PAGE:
But it was also a tad hard to relate...I grew up in a different time and place, where college kids in sororities and fraternities were for the most part looked down upon as the desperate sort of people who needed to be associated with a letter in order to score friends, an outdated and asinine form of name-dropping.  There were still lots of them, don't get me wrong, but it wasn't the majority anymore, and the decision not to pledge was not met with scorn or early retirement to the chess club (chess rocks anyway).  So I didn't really relate to the girls' initial need to pledge, but I was kind of happy that this movie (though dumb as a bag o' hammers dialog/plot/character-depth-wise) was at least smart enough to make that statement as early as 1978 that this sort of nonsense was nonsense.

I will also say that if you have trudged through the first hour of this, you might as well stay for the chuckles of the actual initiation scenes - priceless.  I'm not sure who wrote Shelley Winters' particular dialog in these scenes, but I plan on using them to break up a wedding at some point.  She is about as profane as Shake from Aqua Teen Hunger Force, and equally as dark and mysterious in her den mother from hell act.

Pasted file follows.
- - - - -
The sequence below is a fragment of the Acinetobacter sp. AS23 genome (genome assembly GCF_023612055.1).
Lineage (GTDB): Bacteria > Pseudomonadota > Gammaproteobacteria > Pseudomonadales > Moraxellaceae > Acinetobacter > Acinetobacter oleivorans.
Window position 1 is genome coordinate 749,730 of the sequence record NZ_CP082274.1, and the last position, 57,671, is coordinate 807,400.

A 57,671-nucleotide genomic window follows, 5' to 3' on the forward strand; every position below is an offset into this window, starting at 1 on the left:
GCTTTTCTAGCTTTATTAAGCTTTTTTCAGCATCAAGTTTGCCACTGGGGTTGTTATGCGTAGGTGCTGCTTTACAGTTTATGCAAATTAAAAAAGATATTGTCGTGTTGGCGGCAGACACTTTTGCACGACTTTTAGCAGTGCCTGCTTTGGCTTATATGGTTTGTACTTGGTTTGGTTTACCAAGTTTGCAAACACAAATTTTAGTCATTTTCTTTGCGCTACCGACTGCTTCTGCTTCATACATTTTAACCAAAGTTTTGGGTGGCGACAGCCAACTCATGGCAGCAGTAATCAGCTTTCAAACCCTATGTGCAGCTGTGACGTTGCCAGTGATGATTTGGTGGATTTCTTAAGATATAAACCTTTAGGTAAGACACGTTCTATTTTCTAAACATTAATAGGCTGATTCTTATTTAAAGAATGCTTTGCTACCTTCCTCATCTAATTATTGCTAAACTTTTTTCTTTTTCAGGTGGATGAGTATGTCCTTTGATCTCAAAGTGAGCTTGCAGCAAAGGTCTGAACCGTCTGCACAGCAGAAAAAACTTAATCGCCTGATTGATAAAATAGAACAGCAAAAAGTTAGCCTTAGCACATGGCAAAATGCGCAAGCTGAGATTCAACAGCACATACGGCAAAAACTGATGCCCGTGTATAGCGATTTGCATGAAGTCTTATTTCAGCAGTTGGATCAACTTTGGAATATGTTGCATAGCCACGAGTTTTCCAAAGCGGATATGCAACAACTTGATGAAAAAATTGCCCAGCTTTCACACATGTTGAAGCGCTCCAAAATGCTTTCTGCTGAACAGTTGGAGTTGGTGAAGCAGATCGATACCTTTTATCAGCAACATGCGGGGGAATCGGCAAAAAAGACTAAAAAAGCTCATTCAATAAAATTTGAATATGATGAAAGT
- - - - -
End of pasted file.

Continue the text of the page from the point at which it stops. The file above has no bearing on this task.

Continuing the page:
If anything, call it an amusing 96 minutes of semi-drunken social commentary and obligatory shower-scalding, a jolly peek into the world of dumb American collegiates, pursuing higher education and learning nothing.   

WTF= 15
W= 6
T= 5
F= 4

The first scenes with music anyone would want to drown to...

(beats the SHIT out of Barbie)



to Final Girl film club:


  1. Great review. I wondered about the initiation ceremony too. She uses the phrase "Eko eko azarak" at one point, which I knew as the title of an obscure japanese horror film. So is this like some well know magic phrase or what?

    Lazarus Lupin
    art and review

  2. OMG that Poseidon Adventure doll. I had no idea that existed!!

    And I can't believe I neglected to mention the shower scalding. Such a horror movie staple- even though in made-for-TV land the only result is some reddish skin. :D

  3. this movie is one of my favorite made-for-tv's; just perfect for that era.